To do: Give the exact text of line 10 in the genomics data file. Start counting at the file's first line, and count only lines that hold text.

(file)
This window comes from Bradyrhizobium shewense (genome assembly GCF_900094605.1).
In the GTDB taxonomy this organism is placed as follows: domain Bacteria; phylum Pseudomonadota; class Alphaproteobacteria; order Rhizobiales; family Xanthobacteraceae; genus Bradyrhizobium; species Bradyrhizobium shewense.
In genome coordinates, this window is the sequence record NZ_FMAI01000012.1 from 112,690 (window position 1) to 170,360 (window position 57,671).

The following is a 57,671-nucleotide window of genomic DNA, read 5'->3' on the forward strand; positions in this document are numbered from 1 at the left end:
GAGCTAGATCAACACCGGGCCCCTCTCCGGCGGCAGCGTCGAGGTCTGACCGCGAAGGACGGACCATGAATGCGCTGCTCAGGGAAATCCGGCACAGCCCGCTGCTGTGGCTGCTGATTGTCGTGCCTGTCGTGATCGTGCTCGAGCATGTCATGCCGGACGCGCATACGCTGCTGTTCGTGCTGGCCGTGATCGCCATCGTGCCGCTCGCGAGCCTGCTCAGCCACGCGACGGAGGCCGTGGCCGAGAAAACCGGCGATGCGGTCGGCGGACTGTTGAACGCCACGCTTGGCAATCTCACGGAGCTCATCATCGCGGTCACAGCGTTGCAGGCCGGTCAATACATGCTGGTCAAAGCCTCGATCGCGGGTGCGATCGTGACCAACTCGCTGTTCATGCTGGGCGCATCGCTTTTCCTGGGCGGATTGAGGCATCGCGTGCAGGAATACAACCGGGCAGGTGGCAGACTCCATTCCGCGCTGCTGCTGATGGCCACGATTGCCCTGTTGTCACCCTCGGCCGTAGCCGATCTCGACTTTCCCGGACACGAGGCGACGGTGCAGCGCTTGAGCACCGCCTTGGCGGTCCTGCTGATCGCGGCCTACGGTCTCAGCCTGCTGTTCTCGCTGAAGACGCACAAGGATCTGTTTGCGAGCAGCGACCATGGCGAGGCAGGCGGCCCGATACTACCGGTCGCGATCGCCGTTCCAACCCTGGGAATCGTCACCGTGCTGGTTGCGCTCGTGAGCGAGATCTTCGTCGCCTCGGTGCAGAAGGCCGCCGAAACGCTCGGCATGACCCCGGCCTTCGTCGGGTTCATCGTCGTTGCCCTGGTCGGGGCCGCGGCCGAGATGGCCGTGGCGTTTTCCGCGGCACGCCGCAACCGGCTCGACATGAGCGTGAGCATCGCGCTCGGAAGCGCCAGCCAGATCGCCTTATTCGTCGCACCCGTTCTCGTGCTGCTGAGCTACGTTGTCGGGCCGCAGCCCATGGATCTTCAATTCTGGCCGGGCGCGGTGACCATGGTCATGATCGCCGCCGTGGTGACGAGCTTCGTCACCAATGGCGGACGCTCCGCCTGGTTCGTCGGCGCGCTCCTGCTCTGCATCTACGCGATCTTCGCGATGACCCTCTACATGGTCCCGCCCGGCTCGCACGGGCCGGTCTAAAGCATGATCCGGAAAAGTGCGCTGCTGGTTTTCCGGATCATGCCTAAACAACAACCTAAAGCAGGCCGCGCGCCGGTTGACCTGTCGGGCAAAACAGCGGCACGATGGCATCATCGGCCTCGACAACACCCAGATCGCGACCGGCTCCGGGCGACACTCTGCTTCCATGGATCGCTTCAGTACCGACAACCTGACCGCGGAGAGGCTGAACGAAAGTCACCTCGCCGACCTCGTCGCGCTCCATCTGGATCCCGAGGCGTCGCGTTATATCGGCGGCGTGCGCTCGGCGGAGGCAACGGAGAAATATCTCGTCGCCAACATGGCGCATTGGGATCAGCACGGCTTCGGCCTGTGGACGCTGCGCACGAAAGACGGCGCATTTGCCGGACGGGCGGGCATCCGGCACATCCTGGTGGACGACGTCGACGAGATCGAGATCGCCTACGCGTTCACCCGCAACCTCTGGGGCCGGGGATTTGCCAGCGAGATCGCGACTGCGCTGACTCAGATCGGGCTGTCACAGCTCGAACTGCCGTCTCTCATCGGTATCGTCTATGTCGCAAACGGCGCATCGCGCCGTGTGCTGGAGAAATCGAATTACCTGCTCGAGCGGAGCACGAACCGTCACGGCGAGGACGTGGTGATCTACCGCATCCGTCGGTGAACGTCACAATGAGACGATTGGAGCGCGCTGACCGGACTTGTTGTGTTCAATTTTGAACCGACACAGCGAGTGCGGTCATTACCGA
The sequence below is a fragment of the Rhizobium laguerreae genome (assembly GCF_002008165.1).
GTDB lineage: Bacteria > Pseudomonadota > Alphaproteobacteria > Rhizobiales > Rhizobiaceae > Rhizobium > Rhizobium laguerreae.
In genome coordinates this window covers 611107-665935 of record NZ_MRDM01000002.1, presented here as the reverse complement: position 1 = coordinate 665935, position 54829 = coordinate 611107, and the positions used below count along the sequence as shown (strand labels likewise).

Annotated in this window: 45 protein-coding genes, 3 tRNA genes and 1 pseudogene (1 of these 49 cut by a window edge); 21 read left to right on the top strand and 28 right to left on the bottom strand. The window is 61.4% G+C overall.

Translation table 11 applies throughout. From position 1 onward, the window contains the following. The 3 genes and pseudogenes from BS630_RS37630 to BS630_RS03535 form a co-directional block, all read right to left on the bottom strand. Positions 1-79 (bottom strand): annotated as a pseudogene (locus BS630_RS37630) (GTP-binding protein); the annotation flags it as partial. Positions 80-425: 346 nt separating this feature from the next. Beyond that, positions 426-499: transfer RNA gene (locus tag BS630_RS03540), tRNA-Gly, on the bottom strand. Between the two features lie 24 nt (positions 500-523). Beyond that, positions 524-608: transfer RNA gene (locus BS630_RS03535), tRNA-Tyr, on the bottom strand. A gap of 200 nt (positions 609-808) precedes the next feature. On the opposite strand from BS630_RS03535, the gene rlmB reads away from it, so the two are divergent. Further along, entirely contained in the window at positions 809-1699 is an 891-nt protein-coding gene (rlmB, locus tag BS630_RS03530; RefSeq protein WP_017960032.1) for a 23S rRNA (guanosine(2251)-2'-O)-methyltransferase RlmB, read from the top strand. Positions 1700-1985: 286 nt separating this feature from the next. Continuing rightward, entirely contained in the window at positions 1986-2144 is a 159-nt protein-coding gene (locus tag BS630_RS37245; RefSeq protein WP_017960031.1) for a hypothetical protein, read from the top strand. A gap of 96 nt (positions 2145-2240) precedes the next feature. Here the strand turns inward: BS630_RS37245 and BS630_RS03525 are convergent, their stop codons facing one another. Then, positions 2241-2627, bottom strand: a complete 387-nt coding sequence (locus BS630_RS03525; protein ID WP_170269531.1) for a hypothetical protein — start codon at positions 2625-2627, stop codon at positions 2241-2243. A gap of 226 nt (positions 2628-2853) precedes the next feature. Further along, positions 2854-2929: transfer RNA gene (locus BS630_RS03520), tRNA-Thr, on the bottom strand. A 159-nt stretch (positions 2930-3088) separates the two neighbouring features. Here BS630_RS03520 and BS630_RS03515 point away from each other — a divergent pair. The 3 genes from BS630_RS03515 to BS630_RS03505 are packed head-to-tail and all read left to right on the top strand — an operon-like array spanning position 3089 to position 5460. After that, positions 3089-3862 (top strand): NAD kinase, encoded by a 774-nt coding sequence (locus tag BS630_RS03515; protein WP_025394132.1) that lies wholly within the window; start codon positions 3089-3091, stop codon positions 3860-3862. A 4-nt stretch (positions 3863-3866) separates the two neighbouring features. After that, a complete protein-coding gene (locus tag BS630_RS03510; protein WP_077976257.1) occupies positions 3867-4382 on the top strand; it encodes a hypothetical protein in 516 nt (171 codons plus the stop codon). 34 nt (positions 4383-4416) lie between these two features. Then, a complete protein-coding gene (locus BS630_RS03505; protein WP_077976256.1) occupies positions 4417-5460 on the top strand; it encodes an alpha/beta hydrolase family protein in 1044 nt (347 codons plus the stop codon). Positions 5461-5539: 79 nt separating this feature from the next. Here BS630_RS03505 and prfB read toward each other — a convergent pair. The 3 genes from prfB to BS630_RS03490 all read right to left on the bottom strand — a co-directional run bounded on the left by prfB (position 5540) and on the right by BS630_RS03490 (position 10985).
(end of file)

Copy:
Translation table 11 applies throughout. From position 1 onward, the window contains the following. The 3 genes and pseudogenes from BS630_RS37630 to BS630_RS03535 form a co-directional block, all read right to left on the bottom strand. Positions 1-79 (bottom strand): annotated as a pseudogene (locus BS630_RS37630) (GTP-binding protein); the annotation flags it as partial. Positions 80-425: 346 nt separating this feature from the next. Beyond that, positions 426-499: transfer RNA gene (locus tag BS630_RS03540), tRNA-Gly, on the bottom strand. Between the two features lie 24 nt (positions 500-523). Beyond that, positions 524-608: transfer RNA gene (locus BS630_RS03535), tRNA-Tyr, on the bottom strand. A gap of 200 nt (positions 609-808) precedes the next feature. On the opposite strand from BS630_RS03535, the gene rlmB reads away from it, so the two are divergent. Further along, entirely contained in the window at positions 809-1699 is an 891-nt protein-coding gene (rlmB, locus tag BS630_RS03530; RefSeq protein WP_017960032.1) for a 23S rRNA (guanosine(2251)-2'-O)-methyltransferase RlmB, read from the top strand. Positions 1700-1985: 286 nt separating this feature from the next. Continuing rightward, entirely contained in the window at positions 1986-2144 is a 159-nt protein-coding gene (locus tag BS630_RS37245; RefSeq protein WP_017960031.1) for a hypothetical protein, read from the top strand. A gap of 96 nt (positions 2145-2240) precedes the next feature. Here the strand turns inward: BS630_RS37245 and BS630_RS03525 are convergent, their stop codons facing one another. Then, positions 2241-2627, bottom strand: a complete 387-nt coding sequence (locus BS630_RS03525; protein ID WP_170269531.1) for a hypothetical protein — start codon at positions 2625-2627, stop codon at positions 2241-2243. A gap of 226 nt (positions 2628-2853) precedes the next feature. Further along, positions 2854-2929: transfer RNA gene (locus BS630_RS03520), tRNA-Thr, on the bottom strand. A 159-nt stretch (positions 2930-3088) separates the two neighbouring features. Here BS630_RS03520 and BS630_RS03515 point away from each other — a divergent pair. The 3 genes from BS630_RS03515 to BS630_RS03505 are packed head-to-tail and all read left to right on the top strand — an operon-like array spanning position 3089 to position 5460. After that, positions 3089-3862 (top strand): NAD kinase, encoded by a 774-nt coding sequence (locus tag BS630_RS03515; protein WP_025394132.1) that lies wholly within the window; start codon positions 3089-3091, stop codon positions 3860-3862. A 4-nt stretch (positions 3863-3866) separates the two neighbouring features. After that, a complete protein-coding gene (locus tag BS630_RS03510; protein WP_077976257.1) occupies positions 3867-4382 on the top strand; it encodes a hypothetical protein in 516 nt (171 codons plus the stop codon). 34 nt (positions 4383-4416) lie between these two features. Then, a complete protein-coding gene (locus BS630_RS03505; protein WP_077976256.1) occupies positions 4417-5460 on the top strand; it encodes an alpha/beta hydrolase family protein in 1044 nt (347 codons plus the stop codon). Positions 5461-5539: 79 nt separating this feature from the next. Here BS630_RS03505 and prfB read toward each other — a convergent pair. The 3 genes from prfB to BS630_RS03490 all read right to left on the bottom strand — a co-directional run bounded on the left by prfB (position 5540) and on the right by BS630_RS03490 (position 10985).